One of the more seemingly inexplicable parts of Wilder's film actually contains one of its most important symbols, with Norma’s pet monkey playing a key foreshadowing role from beyond the grave. The chimp, a pet owned and trained by Norma to amuse her, leaves a vacant role that Joe will gradually fill after having unknowingly interrupted its funeral. From this point in the film, Joe is manipulated, or ‘trained’, by Norma to entertain and provide companionship to her. Naturally, Joe also ends up dead within the bounds of Norma’s estate, with this symbol, therefore, foreshadowing the full trajectory of his character. All of this is directly alluded to through Joe’s description of the ‘mixed-up dream’ he has the night of the funeral, imagining ‘an organ [player]’ and the ‘chimp…dancing for pennies’ that he will soon become.
This naturally brings us to the organ itself, which serves as a physical reminder of the unflattering parts of the new role Joe must play. Included after Joe wakes from his ‘mixed-up dream’, the shot above frames Max’s organ-playing hands as massive and overpowering, as the much-smaller Joe storms in demanding to know why his ‘clothes and things’ were moved to Norma’s house without his say-so. Crucially, Norma then reveals that she ordered this action and that Joe's apartment debts are ‘all taken care of’, hand-waving his attempt at grasping back some control and dignity by proposing it be ‘deduct[ed]...from [his] salary’. This scene reveals the symbolic role the organ plays within Sunset Boulevard, reminding Joe of the shameful and powerless role of the ‘pet monkey’ that he now fills, as well as what he will be ‘dancing’ for.
Finally, we come to allusions, one of the techniques that Sunset Boulevard is most famous for. Allusions refer to anytime something from outside the world of the text is referenced, including other texts and real-world people, places, events, etc. Biblical and mythological allusions are commonly found in fiction, but references to something closer to our world can often bring a degree of realism to certain texts, working to strengthen their social commentary.
Being a film about film, Sunset Boulevard naturally contains many allusions to other films. However, Wilder does not shy away from adding an extra level of realism to his references to the film industry. Central to this is the use of the real (and still functional) Paramount Pictures studio to which Joe attempts to sell his clichéd baseball script. Notably, this is the studio that actually released Sunset Boulevard, all of which adds a self-deprecating edge to the satire of the film industry these scenes contain. The scene where the cigar-chomping Paramount executive, Mr Sheldrake, cynically suggests that changing Joe’s film concept to a ‘girls' softball team’ might ‘put in a few numbers’, packs an extra punch due to the use of the real film studio, therefore, showing the effect of this allusion in strengthening the film’s satire.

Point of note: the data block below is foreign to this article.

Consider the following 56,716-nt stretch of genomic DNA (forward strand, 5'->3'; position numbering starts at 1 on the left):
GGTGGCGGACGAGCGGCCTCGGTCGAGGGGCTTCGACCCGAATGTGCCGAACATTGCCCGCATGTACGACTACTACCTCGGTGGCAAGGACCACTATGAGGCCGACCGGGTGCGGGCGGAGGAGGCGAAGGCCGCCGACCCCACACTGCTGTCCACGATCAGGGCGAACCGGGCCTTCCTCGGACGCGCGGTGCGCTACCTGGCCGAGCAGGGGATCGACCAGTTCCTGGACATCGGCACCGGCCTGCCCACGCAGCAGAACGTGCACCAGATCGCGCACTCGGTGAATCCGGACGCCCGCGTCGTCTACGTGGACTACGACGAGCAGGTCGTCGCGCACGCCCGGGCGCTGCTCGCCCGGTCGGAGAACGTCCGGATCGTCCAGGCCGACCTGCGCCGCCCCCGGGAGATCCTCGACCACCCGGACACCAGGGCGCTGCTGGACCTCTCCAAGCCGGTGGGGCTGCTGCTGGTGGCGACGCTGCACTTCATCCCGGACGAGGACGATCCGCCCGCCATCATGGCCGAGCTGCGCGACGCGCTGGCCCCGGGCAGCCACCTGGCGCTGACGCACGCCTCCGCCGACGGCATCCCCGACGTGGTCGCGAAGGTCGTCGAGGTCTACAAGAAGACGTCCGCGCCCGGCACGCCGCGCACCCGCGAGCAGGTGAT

Allusions to specific films are additionally used for humorous purposes and character development. For instance, take Joe’s dry observation that the extravagance of the funeral for Norma’s pet means that he ‘must have been a very important chimp’, perhaps the ‘great-grandson of King Kong’. Here, Joe’s sardonic and witty character is revealed to the audience. Additionally, these kinds of references further place the film firmly in the world of real Hollywood, again working to strengthen the satire it offers of this industry.
Similarly, allusions to the world of literature flesh out both the characters and the world of Sunset Boulevard. The most stand-out example of this is the allusion to Charles Dickens’ classic novel Great Expectations. Here, Joe muses that the ‘unhappy look’ of Norma’s house reminds him of ‘Miss Havisham’ from this text. This is a character, who, after being abandoned by her fiance, refuses to change her clothing and lives secluded in a ‘rotting wedding dress’. Havisham directly parallels Norma, being a tragic figure immovably stuck in the past, with Norma's excessive placement of young self-portraits being reminiscent of Havishman’s insistence on keeping her house’s clocks at the exact time she received her letter of marital rejection. Therefore, this comparison to the Dickens character, who engages in a more exaggerated version of Norma’s behaviour, seeks to highlight just how detached Norma is from reality through her attempts to live in the past, implying that what she is doing is just as deluded as refusing to remove a rotting wedding dress. Further, the eventual fate of Miss Havisham within Great Expectations, with her wedding dress catching fire and leaving her as an invalid, foreshadows Norma’s similar descent to invalidity through her madness.
Written by Milo Burgner